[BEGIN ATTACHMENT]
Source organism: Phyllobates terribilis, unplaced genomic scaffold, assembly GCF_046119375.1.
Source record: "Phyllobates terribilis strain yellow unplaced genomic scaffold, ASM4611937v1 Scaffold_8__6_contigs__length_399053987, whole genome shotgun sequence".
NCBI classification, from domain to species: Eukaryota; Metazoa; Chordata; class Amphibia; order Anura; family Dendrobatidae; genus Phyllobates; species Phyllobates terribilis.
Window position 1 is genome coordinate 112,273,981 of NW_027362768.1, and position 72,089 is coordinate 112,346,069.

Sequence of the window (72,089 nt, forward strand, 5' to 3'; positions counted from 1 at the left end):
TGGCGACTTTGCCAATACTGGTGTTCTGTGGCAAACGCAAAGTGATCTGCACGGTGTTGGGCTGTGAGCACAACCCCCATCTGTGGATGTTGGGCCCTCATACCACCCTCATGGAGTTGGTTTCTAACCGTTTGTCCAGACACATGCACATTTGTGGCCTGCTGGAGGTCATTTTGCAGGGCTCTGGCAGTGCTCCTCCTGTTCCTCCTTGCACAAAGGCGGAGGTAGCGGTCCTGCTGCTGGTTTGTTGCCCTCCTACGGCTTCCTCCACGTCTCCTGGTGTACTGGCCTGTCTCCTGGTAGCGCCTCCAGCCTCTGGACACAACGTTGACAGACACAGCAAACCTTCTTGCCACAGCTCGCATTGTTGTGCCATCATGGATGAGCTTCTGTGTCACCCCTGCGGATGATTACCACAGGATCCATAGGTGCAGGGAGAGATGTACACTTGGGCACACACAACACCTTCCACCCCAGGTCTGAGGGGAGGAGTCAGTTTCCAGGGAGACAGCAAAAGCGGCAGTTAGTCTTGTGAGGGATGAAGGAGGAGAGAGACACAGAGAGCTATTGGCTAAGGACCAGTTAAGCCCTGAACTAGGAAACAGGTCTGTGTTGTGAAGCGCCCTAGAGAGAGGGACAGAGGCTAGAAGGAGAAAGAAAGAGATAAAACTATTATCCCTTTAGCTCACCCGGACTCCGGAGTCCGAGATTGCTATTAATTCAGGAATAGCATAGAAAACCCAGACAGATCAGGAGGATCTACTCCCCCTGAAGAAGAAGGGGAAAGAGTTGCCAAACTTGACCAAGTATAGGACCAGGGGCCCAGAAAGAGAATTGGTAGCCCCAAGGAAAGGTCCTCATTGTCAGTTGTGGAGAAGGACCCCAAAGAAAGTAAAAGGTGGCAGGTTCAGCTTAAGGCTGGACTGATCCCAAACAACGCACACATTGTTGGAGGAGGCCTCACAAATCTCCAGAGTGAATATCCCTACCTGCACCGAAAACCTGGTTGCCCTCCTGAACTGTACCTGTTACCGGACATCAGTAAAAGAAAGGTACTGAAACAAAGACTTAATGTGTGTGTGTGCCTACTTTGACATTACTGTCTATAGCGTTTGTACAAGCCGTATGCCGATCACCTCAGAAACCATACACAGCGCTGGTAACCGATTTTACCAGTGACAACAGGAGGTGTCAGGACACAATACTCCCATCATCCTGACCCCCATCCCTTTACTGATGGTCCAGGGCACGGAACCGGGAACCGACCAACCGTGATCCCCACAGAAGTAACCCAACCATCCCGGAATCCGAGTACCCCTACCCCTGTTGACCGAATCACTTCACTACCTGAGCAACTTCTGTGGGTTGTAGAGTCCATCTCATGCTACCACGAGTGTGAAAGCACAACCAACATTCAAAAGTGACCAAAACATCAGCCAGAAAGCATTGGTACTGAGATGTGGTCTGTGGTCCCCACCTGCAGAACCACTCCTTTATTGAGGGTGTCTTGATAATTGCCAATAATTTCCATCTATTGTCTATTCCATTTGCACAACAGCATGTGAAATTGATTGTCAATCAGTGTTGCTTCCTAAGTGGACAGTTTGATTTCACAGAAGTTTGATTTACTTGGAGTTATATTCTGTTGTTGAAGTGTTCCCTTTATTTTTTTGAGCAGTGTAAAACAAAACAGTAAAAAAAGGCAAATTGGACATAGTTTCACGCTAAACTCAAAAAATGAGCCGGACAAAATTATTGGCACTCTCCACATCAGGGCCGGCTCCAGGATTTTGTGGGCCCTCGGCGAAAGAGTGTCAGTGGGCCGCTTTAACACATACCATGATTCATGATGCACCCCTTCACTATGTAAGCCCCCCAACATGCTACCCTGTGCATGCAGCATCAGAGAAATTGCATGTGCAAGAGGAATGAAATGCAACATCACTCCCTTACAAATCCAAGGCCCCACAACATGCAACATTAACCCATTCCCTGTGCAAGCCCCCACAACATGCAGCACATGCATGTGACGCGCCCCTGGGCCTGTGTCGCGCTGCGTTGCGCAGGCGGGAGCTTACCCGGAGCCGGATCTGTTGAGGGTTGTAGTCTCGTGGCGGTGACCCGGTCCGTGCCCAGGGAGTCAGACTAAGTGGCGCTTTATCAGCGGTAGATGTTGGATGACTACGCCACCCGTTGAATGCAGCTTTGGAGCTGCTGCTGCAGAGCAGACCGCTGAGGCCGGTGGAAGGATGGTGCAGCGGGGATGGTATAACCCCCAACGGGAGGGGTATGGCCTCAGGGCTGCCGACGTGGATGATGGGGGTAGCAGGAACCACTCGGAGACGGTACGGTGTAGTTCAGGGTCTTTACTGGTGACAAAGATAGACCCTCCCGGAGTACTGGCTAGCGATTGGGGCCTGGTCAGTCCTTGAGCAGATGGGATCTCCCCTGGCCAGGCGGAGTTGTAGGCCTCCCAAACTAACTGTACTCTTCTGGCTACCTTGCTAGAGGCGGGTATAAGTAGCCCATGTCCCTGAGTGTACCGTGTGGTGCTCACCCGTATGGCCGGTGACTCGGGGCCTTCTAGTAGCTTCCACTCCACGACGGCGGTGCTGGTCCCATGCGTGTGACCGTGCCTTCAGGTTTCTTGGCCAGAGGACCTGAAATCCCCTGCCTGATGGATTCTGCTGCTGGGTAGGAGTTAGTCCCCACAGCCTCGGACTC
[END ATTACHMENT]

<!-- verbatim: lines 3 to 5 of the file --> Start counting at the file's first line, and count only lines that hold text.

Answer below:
NCBI classification, from domain to species: Eukaryota; Metazoa; Chordata; class Amphibia; order Anura; family Dendrobatidae; genus Phyllobates; species Phyllobates terribilis.
Window position 1 is genome coordinate 112,273,981 of NW_027362768.1, and position 72,089 is coordinate 112,346,069.

Sequence of the window (72,089 nt, forward strand, 5' to 3'; positions counted from 1 at the left end):